It is May 1971 and Archdeacon Sidney Chambers is walking in a bluebell wood with his daughter Anna and their ageing Labrador, Byron, when they stumble upon a body.
Thrust into another murder investigation, Sidney discovers a world of hippies and psychedelic plants, where permissive behaviour seems to hide something darker. This is the first of many disturbing secrets that Sidney unearths: a celebrated photographer is accused of rape; a priceless religious text vanishes from a Cambridge college; and Sidney's own nephew goes missing.
Endeavouring to fit his clerical duties in around the demands of sleuthing, Sidney continues to reflect on the divine mysteries of love, life and faith, while wrestling with the earthly problems of parish scandals, the challenges of parenthood, and a great loss.
This book answered some questions for me about what happened in the previous books I missed. I was surprised by the twists in the story and didn't get the closure I was looking for in the end. I hope there is more to this series.
...the stories in this collection are beautifully observed and the reader reaches into the heart of each one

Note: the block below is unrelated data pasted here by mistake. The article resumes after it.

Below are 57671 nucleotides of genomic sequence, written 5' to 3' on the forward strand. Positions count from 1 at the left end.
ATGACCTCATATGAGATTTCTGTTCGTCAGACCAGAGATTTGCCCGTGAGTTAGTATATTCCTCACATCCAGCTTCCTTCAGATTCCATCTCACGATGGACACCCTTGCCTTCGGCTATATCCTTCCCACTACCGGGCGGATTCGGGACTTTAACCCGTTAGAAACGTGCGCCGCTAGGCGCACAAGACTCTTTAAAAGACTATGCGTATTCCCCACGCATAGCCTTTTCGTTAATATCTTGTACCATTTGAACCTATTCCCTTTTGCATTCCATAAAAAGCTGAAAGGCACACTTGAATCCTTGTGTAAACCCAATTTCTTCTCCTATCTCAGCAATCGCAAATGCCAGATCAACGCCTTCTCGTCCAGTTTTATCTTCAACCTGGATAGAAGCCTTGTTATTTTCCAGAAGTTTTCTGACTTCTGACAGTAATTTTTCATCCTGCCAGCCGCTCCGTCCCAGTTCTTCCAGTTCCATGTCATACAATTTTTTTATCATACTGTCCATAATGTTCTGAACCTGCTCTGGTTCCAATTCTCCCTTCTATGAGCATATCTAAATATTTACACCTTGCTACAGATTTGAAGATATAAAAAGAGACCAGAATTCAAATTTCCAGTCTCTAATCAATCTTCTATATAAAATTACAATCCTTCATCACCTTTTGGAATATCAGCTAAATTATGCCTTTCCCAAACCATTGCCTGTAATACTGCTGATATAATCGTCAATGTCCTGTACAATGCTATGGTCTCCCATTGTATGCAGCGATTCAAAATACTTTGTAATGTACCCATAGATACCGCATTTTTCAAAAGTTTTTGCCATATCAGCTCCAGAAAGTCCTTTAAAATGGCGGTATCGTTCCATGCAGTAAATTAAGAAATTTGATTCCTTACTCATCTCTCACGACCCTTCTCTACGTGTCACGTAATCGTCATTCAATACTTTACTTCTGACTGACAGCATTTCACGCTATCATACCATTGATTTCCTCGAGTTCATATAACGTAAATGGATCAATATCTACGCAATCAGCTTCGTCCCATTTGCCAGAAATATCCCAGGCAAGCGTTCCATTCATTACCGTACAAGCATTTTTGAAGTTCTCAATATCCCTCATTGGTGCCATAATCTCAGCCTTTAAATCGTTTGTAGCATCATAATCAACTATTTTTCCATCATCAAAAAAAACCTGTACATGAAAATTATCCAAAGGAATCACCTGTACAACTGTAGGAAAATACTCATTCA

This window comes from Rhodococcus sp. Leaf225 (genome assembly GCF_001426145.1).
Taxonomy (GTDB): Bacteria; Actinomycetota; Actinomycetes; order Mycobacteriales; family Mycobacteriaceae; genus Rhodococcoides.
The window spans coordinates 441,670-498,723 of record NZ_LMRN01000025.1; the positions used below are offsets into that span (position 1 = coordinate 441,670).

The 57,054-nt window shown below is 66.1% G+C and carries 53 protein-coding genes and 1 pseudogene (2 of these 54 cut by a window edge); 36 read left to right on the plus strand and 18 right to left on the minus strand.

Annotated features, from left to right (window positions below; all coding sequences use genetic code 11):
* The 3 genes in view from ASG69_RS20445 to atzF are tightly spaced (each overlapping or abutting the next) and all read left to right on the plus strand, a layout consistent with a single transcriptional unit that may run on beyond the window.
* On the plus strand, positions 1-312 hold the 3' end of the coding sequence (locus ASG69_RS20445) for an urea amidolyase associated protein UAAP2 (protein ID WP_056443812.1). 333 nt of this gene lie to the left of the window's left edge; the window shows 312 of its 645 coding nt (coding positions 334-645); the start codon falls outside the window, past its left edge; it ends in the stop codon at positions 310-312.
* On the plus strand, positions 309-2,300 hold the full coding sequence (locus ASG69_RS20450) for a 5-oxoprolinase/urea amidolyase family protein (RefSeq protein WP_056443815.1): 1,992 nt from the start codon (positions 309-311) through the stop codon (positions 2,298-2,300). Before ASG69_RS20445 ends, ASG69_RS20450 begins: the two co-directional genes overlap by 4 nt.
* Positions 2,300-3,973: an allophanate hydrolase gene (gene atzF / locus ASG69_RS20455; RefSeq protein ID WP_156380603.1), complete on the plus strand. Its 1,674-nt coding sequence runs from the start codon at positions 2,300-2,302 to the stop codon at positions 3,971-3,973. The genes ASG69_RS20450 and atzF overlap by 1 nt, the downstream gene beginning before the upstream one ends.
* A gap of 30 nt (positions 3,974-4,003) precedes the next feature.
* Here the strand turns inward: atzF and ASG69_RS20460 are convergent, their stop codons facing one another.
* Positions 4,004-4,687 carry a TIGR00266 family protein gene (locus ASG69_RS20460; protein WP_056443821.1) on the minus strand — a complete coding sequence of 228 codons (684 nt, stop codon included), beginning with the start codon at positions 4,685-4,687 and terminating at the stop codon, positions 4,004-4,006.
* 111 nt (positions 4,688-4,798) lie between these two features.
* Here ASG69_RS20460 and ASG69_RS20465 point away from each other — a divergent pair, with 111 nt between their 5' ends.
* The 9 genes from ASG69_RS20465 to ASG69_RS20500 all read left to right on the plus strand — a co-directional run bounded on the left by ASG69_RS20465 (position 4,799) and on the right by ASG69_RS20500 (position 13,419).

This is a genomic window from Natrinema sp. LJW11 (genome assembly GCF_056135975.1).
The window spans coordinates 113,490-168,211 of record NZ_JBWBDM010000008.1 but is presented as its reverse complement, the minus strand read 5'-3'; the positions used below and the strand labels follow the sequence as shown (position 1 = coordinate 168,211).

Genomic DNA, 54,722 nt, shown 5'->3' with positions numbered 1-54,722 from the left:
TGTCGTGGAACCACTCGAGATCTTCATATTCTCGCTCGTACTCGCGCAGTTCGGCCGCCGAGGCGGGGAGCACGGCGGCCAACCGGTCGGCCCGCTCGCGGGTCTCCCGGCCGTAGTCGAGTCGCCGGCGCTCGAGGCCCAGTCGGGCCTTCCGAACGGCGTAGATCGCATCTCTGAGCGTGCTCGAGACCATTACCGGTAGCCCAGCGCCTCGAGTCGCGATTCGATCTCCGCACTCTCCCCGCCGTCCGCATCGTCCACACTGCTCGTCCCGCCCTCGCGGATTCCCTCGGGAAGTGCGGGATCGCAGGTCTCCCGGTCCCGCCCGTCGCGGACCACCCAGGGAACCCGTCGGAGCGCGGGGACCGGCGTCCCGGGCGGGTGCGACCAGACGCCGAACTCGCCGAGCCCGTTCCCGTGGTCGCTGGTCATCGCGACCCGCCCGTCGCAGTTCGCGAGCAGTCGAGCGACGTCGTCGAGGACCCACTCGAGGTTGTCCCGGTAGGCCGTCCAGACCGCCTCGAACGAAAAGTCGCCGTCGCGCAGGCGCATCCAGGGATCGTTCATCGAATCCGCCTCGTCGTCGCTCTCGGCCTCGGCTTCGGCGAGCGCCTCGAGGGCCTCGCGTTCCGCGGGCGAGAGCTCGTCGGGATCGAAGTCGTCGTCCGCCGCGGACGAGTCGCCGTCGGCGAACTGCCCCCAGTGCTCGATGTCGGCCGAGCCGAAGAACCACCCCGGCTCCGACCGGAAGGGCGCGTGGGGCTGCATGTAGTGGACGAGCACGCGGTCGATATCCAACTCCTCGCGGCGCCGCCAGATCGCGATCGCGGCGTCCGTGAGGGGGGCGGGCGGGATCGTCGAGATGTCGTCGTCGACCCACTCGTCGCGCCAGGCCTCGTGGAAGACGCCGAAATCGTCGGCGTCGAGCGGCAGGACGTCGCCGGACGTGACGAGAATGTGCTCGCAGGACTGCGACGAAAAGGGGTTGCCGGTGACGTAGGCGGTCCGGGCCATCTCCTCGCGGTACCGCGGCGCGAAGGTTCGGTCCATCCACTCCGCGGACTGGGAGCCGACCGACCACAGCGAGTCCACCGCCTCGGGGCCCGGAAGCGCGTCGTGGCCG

James Runcie gets better with each book both as a story teller and as a man committed to his faith yet unafraid of asking question to explore the faith, beliefs or philosophy of his characters that I think most people ask either to themselves or ask of others.
The stories may not be long but they are dense as a Christmas cake. If you have read the previous books many of these characters are a renewed sighting or a continuation of these peoples lives, even if it is a fleeting glance. So it is in the readers' lives too.
If you are in your more mellow years this is a book to savour after dinner in your favourite chair, perhaps with a good whisky as Sidney would do.